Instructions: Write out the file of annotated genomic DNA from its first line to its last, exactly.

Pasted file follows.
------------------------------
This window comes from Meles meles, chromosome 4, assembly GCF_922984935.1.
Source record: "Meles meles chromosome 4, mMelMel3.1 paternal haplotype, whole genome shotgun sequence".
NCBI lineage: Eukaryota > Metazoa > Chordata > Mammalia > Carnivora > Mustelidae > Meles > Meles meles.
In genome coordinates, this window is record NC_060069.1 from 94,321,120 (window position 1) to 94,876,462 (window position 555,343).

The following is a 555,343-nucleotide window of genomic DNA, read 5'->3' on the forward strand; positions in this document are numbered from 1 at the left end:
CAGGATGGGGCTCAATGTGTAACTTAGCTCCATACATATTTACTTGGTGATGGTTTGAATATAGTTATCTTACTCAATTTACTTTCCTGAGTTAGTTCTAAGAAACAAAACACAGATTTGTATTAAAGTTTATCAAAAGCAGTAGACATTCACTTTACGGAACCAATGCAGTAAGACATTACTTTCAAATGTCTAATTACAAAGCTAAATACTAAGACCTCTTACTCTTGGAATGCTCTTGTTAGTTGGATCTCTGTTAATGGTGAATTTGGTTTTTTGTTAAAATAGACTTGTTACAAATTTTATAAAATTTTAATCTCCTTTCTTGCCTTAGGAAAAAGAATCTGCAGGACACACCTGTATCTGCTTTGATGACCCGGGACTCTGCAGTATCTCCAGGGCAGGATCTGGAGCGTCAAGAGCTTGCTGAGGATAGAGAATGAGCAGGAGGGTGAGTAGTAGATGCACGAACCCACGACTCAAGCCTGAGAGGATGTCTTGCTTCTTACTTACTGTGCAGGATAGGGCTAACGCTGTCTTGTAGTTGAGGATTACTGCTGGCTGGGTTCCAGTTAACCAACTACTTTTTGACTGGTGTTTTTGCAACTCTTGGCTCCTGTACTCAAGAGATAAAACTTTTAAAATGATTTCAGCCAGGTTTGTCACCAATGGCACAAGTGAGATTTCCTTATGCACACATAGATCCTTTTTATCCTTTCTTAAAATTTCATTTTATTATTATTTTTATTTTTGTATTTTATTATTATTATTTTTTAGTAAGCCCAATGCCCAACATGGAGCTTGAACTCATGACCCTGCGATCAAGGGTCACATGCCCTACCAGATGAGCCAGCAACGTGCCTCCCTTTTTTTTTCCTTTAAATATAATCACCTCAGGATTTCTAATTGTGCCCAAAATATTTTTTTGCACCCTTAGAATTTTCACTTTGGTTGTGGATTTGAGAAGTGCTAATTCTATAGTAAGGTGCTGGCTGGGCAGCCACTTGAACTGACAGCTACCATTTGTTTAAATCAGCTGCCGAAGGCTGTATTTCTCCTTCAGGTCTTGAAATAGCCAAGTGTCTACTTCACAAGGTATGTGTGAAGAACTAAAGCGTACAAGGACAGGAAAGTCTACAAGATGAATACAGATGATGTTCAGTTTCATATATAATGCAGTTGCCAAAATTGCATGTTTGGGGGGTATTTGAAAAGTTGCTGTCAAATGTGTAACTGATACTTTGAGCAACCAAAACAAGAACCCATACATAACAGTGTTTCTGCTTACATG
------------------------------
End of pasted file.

This window comes from Meles meles, chromosome 4, assembly GCF_922984935.1.
Source record: "Meles meles chromosome 4, mMelMel3.1 paternal haplotype, whole genome shotgun sequence".
NCBI lineage: Eukaryota > Metazoa > Chordata > Mammalia > Carnivora > Mustelidae > Meles > Meles meles.
In genome coordinates, this window is record NC_060069.1 from 94,321,120 (window position 1) to 94,876,462 (window position 555,343).

The following is a 555,343-nucleotide window of genomic DNA, read 5'->3' on the forward strand; positions in this document are numbered from 1 at the left end:
CAGGATGGGGCTCAATGTGTAACTTAGCTCCATACATATTTACTTGGTGATGGTTTGAATATAGTTATCTTACTCAATTTACTTTCCTGAGTTAGTTCTAAGAAACAAAACACAGATTTGTATTAAAGTTTATCAAAAGCAGTAGACATTCACTTTACGGAACCAATGCAGTAAGACATTACTTTCAAATGTCTAATTACAAAGCTAAATACTAAGACCTCTTACTCTTGGAATGCTCTTGTTAGTTGGATCTCTGTTAATGGTGAATTTGGTTTTTTGTTAAAATAGACTTGTTACAAATTTTATAAAATTTTAATCTCCTTTCTTGCCTTAGGAAAAAGAATCTGCAGGACACACCTGTATCTGCTTTGATGACCCGGGACTCTGCAGTATCTCCAGGGCAGGATCTGGAGCGTCAAGAGCTTGCTGAGGATAGAGAATGAGCAGGAGGGTGAGTAGTAGATGCACGAACCCACGACTCAAGCCTGAGAGGATGTCTTGCTTCTTACTTACTGTGCAGGATAGGGCTAACGCTGTCTTGTAGTTGAGGATTACTGCTGGCTGGGTTCCAGTTAACCAACTACTTTTTGACTGGTGTTTTTGCAACTCTTGGCTCCTGTACTCAAGAGATAAAACTTTTAAAATGATTTCAGCCAGGTTTGTCACCAATGGCACAAGTGAGATTTCCTTATGCACACATAGATCCTTTTTATCCTTTCTTAAAATTTCATTTTATTATTATTTTTATTTTTGTATTTTATTATTATTATTTTTTAGTAAGCCCAATGCCCAACATGGAGCTTGAACTCATGACCCTGCGATCAAGGGTCACATGCCCTACCAGATGAGCCAGCAACGTGCCTCCCTTTTTTTTTCCTTTAAATATAATCACCTCAGGATTTCTAATTGTGCCCAAAATATTTTTTTGCACCCTTAGAATTTTCACTTTGGTTGTGGATTTGAGAAGTGCTAATTCTATAGTAAGGTGCTGGCTGGGCAGCCACTTGAACTGACAGCTACCATTTGTTTAAATCAGCTGCCGAAGGCTGTATTTCTCCTTCAGGTCTTGAAATAGCCAAGTGTCTACTTCACAAGGTATGTGTGAAGAACTAAAGCGTACAAGGACAGGAAAGTCTACAAGATGAATACAGATGATGTTCAGTTTCATATATAATGCAGTTGCCAAAATTGCATGTTTGGGGGGTATTTGAAAAGTTGCTGTCAAATGTGTAACTGATACTTTGAGCAACCAAAACAAGAACCCATACATAACAGTGTTTCTGCTTACATG